Gastroesophageal reflux Gastroesophageal reflux has been related to increased risk of laryngeal SCC, especially among patients who lack other major risk factors {80,812,1782, 2724}. Gastroesophageal reflux may act as a promoter in the presence of tobacco and alcohol {812}.

Genetic susceptibility

There is no evidence of strong genetic factors in laryngeal carcinogenesis; however, polymorphisms for enzymes implicated in the detoxification of alcohol and tobacco, such as alcohol and aldehyde dehydrogenases, are likely to represent weak susceptibility factors, with relative risks in the order of 1.5-2 {200,1590}. Bloom syndrome is an inheritable condition with a predisposition towards laryn-geal and hypopharyngeal SCC.

Pathology overview and principles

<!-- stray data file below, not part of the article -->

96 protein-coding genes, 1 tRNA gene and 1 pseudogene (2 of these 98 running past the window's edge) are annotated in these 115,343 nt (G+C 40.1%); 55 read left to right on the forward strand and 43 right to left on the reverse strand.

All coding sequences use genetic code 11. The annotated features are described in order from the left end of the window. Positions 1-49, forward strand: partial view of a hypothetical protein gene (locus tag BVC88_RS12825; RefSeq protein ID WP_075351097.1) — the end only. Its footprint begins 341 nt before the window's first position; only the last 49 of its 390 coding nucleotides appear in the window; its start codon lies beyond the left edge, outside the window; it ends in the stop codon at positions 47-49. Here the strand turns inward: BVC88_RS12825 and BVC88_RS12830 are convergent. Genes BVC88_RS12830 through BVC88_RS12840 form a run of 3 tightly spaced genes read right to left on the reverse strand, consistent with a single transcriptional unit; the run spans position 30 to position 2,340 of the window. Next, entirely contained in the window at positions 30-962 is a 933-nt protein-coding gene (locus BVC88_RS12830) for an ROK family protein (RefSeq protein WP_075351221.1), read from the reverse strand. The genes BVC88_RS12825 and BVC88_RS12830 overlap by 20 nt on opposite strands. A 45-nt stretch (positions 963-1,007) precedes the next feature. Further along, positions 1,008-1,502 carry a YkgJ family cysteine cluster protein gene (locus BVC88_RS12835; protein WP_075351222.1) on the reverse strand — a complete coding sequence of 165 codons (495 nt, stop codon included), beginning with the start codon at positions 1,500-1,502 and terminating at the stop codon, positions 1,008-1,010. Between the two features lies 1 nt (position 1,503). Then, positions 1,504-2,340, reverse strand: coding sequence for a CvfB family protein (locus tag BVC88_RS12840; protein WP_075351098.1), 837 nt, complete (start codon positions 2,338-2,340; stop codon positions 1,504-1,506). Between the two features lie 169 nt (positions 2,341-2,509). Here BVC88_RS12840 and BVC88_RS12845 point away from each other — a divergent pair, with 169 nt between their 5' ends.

Compartmentally, the supraglottis is distinct from the glottis and subglottis. The supraglottis is embryologically derived from the buccopharyngeal anlage (branchial arches III and IV) while the glottis is derived from the laryngotra-cheal anlage (branchial arches V and VI). The fascial compartmentalization, as well as the lymphatic drainage is distinct for the supraglottis and glottis and is the oncologic basis for the supraglottic horizontal laryngectomy. Dye injected into the supraglottis remains confined and does not travel to the ventricular or glottic tissues. Likewise, glottic dye injections do not pass superiorly to the ventricle or interiorly to the mucosa overlying the cricoid cartilage. In tact, the mucosa overlying the lamina propria ot the glottis (Reinke's space or laryngeal bursa) may burst from fluid distention rather than allowing injected dye to extend into the ventricle or cross the anterior commissure. These studies also confirm that the larynx is divided into right and left compartments {2087}.